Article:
A Year in Review: Good Beginnings Need Grassroots Support and Direction

When Dr. Robert Peterkin arrived in Milwaukee last August to take charge of the public schools he was greeted with nearly unanimous hope and high expectations. It looked like the serious problems within the Milwaukee Public Schools were finally going to be attacked with en­ergetic innovation. Not surprisingly, as Dr. Peterkin began to translate his ptans into specific action, near unanimity gave way to more mixed  reviews. Some re­sponded with continued optimism while others articulated uncertainty and appre­hension. Our own view is that, on bal­ance, Dr. Peterkin’s vision, proposals, and first actions are moving the school system in a positive direction, but he will need grassroots support and constructive criti­cism to deepen the reforms he has initi­ated. 

Structural Change

Saying that the public expected change, Dr. Peterkin moved rapidly. He put forth a five-year plan and a reorganization plan. The creation of the six regions (mini-dis­tricts) with community advisory boards and their own superintendents received widespread support from a broad spectrum of the community, including critics who had proposed a separate school district in the black community a year earlier. The school board quickly approved the proposals, and the administration began working on the details. Dr. Peterkin also went to the state capital and got legislation changed so that he would have more power in hiring and firing top administrative assistants.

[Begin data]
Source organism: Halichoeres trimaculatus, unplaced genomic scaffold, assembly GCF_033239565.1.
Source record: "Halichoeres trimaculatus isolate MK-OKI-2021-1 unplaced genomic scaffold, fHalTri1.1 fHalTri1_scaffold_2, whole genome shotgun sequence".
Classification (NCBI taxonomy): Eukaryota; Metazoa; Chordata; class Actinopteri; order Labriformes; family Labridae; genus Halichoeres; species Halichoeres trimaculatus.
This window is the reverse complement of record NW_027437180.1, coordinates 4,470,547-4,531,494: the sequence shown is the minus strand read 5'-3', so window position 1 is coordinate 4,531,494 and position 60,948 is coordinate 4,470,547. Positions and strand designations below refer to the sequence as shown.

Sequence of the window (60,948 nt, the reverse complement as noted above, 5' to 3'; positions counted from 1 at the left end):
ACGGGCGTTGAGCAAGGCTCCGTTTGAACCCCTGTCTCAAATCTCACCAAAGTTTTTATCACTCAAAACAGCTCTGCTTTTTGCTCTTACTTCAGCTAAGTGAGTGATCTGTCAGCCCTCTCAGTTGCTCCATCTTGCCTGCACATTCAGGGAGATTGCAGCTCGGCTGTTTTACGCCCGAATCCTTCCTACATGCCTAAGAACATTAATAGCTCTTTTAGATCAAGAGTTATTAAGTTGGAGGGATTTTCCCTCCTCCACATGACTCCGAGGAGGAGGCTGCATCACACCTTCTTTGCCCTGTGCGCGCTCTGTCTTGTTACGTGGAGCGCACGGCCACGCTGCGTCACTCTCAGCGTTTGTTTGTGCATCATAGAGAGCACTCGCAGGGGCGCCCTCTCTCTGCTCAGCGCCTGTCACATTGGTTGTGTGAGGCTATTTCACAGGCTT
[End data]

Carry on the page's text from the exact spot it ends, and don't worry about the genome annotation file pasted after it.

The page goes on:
Curriculum Reform

In addition to structural reorganization, Dr. Peterkin and his Deputy Superinten­dent, Dr. Deborah McGriff, have placed significant emphasis on curricular reform. Before the current school year had even started, they supported the postponement of the basal adoption, endorsed the estab-­ lishment of 10 whole language pilot pro­jects, and mandated that Central Office personnel work on the Martin Luther King Writing Project, something which had not occurred during the previous six  years. Peterkin showed his commitment to grassroots initiative by praising efforts of the parents and teachers of the innovative Fratney School, calling it a “model” and a “prototype” for his reorganization plan. This stood in sharp contrast to the previ­ous six months of mistreatment that the Fratney project had received from Central Office